Did you know that 9 million people were added to urban areas in India in the noughties (2000 to 2009)? But what do we mean when we say ‘urban India’? Is the strip of land between Delhi and Alwar or Mumbai and Pune ‘urban’?

Currently, India uses three broad ways to classify an area as urban1.

Outgrowths are viable villages adjoining statutory towns; they possess urban infrastructural facilities and are governed by village panchayats. Census 2011 enumerated 981 such outgrowths in the country.

But could India be more urban than what has been contained within these definitions?


When a settlement is declared ‘urban’, it is subjected to the application of rules and regulations, building by-laws, development controls and taxation.

However, in the absence of a proper urban classification, areas with urban characteristics are often left out of planned growth and witness an increase in inequality, informalisation of employment and deterioration in the quality of work and life. 

Issues of air pollution, depreciating and absent infrastructure, and natural resource mismanagement result when proper governance and finance are not complemented with the changing characteristics of geography and demography.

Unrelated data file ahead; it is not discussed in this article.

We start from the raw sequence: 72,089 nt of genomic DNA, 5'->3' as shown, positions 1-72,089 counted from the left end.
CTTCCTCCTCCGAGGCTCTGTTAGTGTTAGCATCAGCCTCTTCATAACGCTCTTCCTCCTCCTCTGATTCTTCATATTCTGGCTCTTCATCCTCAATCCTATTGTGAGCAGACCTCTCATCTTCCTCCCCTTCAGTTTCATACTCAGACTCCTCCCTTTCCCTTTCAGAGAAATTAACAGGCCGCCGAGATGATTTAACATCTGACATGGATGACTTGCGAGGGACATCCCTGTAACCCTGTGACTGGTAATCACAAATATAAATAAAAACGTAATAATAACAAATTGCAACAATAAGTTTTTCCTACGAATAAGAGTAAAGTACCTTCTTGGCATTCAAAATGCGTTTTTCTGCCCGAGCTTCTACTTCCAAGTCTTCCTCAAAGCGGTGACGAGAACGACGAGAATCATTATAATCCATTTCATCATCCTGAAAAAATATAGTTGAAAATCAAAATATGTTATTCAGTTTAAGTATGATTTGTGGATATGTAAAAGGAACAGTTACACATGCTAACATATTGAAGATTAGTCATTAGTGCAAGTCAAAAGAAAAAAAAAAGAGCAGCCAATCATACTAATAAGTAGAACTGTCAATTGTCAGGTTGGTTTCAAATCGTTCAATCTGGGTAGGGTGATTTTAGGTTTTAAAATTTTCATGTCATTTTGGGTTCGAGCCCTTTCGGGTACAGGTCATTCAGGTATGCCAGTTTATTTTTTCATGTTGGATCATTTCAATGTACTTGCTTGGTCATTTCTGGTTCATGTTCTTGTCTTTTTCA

Additionally, resource allocation decisions, including government support, are contingent upon the level of urbanization of an administrative area.


The growth of urbanisation in China is partly attributable to the changes it made to its urban definition in 1990, 2000 and 2010. This becomes especially important when India is depicted as a ‘low urbanised country’.

India might like to follow the example of some developed nations that use indicators like mobility, nightlights and settlement pattern to determine the level of urbanisation. Satellite images of night-time lights indicate the presence of economic activity while commuting patterns generate an understanding of integrated labour markets.

  • 1. Statutory towns are declared as per the statutes of the respective state government and necessarily have elected urban local bodies (ULBs). As per the Census 2011, there were 4041 statutory towns. Census towns are areas with a minimum population of 5000, a population density of at least 400 people per square kilometre and more than 75 percent of the male working population engaged in non-agricultural pursuit. Census towns doubled from 1362 in 2001 to 3894 in 2011. Interestingly, these ‘towns’ are governed by village panchayats.